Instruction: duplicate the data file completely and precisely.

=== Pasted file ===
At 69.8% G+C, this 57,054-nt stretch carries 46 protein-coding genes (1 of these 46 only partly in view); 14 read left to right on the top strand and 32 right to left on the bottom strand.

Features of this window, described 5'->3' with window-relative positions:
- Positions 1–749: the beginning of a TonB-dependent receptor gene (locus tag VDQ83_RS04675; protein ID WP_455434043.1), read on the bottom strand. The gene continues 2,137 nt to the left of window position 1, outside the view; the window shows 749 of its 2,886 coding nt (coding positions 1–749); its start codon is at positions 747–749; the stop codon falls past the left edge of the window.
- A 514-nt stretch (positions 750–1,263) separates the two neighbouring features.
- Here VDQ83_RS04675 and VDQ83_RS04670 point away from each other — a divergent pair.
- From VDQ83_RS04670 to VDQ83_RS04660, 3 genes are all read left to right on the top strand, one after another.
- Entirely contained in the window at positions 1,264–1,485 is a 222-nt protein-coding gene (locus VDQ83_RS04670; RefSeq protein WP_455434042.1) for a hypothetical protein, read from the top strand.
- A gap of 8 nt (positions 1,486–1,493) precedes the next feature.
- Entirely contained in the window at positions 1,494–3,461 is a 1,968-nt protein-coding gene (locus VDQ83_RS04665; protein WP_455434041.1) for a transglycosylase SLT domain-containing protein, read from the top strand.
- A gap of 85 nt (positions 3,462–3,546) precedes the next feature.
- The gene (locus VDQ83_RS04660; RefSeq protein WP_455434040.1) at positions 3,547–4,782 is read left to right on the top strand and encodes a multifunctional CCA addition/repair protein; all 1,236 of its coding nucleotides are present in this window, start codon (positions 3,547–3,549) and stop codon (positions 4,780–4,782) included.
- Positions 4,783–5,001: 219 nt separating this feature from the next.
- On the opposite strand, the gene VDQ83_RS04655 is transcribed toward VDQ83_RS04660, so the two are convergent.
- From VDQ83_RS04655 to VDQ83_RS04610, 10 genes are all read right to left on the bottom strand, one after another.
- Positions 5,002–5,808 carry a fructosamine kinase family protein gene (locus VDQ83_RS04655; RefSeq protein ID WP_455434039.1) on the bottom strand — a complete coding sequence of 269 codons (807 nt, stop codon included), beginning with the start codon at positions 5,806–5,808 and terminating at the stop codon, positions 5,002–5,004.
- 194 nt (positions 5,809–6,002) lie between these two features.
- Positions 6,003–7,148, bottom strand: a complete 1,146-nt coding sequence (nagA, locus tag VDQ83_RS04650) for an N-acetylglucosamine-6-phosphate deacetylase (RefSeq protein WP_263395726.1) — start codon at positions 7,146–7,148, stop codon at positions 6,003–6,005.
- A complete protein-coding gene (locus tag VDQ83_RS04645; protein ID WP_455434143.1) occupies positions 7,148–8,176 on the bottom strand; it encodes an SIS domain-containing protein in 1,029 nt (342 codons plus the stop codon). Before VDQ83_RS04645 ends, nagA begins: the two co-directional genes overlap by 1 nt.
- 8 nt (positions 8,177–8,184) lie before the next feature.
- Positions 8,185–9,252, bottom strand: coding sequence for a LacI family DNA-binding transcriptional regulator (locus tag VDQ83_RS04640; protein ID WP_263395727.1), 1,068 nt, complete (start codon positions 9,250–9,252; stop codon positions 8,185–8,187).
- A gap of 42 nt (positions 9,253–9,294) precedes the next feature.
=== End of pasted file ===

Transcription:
At 69.8% G+C, this 57,054-nt stretch carries 46 protein-coding genes (1 of these 46 only partly in view); 14 read left to right on the top strand and 32 right to left on the bottom strand.

Features of this window, described 5'->3' with window-relative positions:
- Positions 1–749: the beginning of a TonB-dependent receptor gene (locus tag VDQ83_RS04675; protein ID WP_455434043.1), read on the bottom strand. The gene continues 2,137 nt to the left of window position 1, outside the view; the window shows 749 of its 2,886 coding nt (coding positions 1–749); its start codon is at positions 747–749; the stop codon falls past the left edge of the window.
- A 514-nt stretch (positions 750–1,263) separates the two neighbouring features.
- Here VDQ83_RS04675 and VDQ83_RS04670 point away from each other — a divergent pair.
- From VDQ83_RS04670 to VDQ83_RS04660, 3 genes are all read left to right on the top strand, one after another.
- Entirely contained in the window at positions 1,264–1,485 is a 222-nt protein-coding gene (locus VDQ83_RS04670; RefSeq protein WP_455434042.1) for a hypothetical protein, read from the top strand.
- A gap of 8 nt (positions 1,486–1,493) precedes the next feature.
- Entirely contained in the window at positions 1,494–3,461 is a 1,968-nt protein-coding gene (locus VDQ83_RS04665; protein WP_455434041.1) for a transglycosylase SLT domain-containing protein, read from the top strand.
- A gap of 85 nt (positions 3,462–3,546) precedes the next feature.
- The gene (locus VDQ83_RS04660; RefSeq protein WP_455434040.1) at positions 3,547–4,782 is read left to right on the top strand and encodes a multifunctional CCA addition/repair protein; all 1,236 of its coding nucleotides are present in this window, start codon (positions 3,547–3,549) and stop codon (positions 4,780–4,782) included.
- Positions 4,783–5,001: 219 nt separating this feature from the next.
- On the opposite strand, the gene VDQ83_RS04655 is transcribed toward VDQ83_RS04660, so the two are convergent.
- From VDQ83_RS04655 to VDQ83_RS04610, 10 genes are all read right to left on the bottom strand, one after another.
- Positions 5,002–5,808 carry a fructosamine kinase family protein gene (locus VDQ83_RS04655; RefSeq protein ID WP_455434039.1) on the bottom strand — a complete coding sequence of 269 codons (807 nt, stop codon included), beginning with the start codon at positions 5,806–5,808 and terminating at the stop codon, positions 5,002–5,004.
- 194 nt (positions 5,809–6,002) lie between these two features.
- Positions 6,003–7,148, bottom strand: a complete 1,146-nt coding sequence (nagA, locus tag VDQ83_RS04650) for an N-acetylglucosamine-6-phosphate deacetylase (RefSeq protein WP_263395726.1) — start codon at positions 7,146–7,148, stop codon at positions 6,003–6,005.
- A complete protein-coding gene (locus tag VDQ83_RS04645; protein ID WP_455434143.1) occupies positions 7,148–8,176 on the bottom strand; it encodes an SIS domain-containing protein in 1,029 nt (342 codons plus the stop codon). Before VDQ83_RS04645 ends, nagA begins: the two co-directional genes overlap by 1 nt.
- 8 nt (positions 8,177–8,184) lie before the next feature.
- Positions 8,185–9,252, bottom strand: coding sequence for a LacI family DNA-binding transcriptional regulator (locus tag VDQ83_RS04640; protein ID WP_263395727.1), 1,068 nt, complete (start codon positions 9,250–9,252; stop codon positions 8,185–8,187).
- A gap of 42 nt (positions 9,253–9,294) precedes the next feature.